The Environment Agency has accepted an offer of more than £127,000 for an enforcement undertaking from Kerry Ingredients UK Limited following a pollution incident in the River Cam in Gloucestershire.
The incident, which took place in June 2014, resulted in the deaths of more than 200 fish.
As a result, a financial contribution of £127,975 is being shared between Gloucestershire Wildlife Trust (£40,451), Wildfowl and Wetlands Trust (£19,766), Severn Rivers Trust (£52,758) and Bristol Zoological Society (£15,000)
The Environment Agency’s ability to accept Enforcement Undertakings was extended in 2015 to a far wider range of offences. The Environment Agency is increasingly using this method of enforcement for suitable cases to swiftly restore the environment, improve practices of the offending company and avoid longer criminal court cases. However prosecutions will still be taken, particularly in the most serious cases.
The Kerry case is one of a number revealed today in which charities will receive more than £1.5 million for projects benefitting wildlife and the environment as a result of enforcement action by the Environment Agency.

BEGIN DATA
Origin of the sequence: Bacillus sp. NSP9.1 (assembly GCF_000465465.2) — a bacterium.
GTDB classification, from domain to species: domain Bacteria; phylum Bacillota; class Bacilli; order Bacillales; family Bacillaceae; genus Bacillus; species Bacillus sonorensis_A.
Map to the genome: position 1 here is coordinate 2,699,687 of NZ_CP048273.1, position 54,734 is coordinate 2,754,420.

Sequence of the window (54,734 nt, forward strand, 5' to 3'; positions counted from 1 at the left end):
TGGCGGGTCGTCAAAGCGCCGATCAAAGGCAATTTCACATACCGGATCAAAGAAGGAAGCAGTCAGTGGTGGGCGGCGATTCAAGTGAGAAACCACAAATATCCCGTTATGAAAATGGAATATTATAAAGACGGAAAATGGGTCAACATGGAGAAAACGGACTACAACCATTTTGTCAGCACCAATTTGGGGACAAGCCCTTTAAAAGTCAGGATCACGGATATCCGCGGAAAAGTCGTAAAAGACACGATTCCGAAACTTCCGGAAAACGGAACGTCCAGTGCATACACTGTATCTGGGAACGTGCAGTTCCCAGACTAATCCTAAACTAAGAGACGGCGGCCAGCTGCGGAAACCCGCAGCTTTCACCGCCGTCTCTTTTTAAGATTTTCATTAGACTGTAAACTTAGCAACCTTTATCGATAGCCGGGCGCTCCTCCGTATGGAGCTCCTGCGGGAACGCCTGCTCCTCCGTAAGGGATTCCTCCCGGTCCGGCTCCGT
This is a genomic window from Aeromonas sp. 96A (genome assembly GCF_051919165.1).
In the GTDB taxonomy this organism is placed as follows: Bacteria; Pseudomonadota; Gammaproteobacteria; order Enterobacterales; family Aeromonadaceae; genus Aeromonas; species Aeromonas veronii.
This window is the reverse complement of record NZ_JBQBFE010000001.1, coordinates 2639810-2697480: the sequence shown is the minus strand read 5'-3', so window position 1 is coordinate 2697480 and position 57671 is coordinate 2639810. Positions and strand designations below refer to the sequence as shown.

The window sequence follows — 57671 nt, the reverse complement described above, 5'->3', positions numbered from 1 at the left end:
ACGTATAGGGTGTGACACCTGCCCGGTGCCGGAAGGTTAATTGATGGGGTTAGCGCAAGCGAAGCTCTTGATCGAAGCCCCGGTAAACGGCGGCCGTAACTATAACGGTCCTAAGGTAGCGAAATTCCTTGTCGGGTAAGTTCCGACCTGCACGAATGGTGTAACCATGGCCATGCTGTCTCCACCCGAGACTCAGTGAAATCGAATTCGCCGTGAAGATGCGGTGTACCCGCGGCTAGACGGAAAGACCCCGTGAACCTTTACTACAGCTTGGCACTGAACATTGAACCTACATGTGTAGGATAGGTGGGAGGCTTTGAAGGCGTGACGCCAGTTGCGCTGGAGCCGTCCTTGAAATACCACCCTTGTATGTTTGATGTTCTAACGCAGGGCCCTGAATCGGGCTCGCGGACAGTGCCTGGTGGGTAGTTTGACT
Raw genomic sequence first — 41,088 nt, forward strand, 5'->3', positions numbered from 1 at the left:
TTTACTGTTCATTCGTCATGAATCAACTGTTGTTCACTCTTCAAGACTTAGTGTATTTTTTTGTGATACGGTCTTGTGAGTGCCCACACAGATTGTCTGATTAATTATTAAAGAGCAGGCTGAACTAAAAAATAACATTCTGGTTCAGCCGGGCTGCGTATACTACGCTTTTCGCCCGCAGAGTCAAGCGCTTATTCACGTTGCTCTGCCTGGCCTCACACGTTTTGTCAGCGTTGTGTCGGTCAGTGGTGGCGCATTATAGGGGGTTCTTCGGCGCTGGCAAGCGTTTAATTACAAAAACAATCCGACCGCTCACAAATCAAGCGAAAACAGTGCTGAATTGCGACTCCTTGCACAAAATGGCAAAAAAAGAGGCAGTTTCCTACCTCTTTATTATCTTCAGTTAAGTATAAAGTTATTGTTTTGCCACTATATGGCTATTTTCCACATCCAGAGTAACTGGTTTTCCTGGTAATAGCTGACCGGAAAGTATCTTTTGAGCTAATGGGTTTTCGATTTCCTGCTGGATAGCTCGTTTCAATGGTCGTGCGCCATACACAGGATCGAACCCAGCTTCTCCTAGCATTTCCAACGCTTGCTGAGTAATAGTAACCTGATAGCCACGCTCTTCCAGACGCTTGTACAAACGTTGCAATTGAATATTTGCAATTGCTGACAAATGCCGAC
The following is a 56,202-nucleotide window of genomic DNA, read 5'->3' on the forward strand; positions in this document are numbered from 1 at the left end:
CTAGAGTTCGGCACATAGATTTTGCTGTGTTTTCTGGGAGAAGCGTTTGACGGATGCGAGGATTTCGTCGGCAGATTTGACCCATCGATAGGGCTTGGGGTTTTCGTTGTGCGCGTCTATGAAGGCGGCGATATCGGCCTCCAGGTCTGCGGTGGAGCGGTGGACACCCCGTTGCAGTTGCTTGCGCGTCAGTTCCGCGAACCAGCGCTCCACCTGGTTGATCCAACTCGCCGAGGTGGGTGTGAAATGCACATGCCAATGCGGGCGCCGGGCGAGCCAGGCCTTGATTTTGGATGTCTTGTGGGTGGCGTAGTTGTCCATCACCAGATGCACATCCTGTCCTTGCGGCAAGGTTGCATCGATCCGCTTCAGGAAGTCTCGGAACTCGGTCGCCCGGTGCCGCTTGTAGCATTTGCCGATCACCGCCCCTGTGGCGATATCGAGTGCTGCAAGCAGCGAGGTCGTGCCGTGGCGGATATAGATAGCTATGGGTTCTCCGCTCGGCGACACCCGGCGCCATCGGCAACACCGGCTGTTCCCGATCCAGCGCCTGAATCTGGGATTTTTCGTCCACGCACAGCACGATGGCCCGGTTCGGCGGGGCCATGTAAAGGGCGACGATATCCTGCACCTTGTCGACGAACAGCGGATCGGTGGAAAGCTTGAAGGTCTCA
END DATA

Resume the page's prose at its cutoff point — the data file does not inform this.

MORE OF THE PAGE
Peter Kellett, Legal Director for the Environment Agency said:
We take pollution incidents very seriously and the payments of £1.5 million we’re announcing today are the result of our firm but fair enforcement action and will benefit people and the environment across the country.
Enforcement Undertakings allow those who commit offences to restore the environment and to take steps to prevent a recurrence. When appropriate, they allow a quicker resolution than a prosecution and help offenders who are prepared to take responsibility for their actions to put things right with their local communities.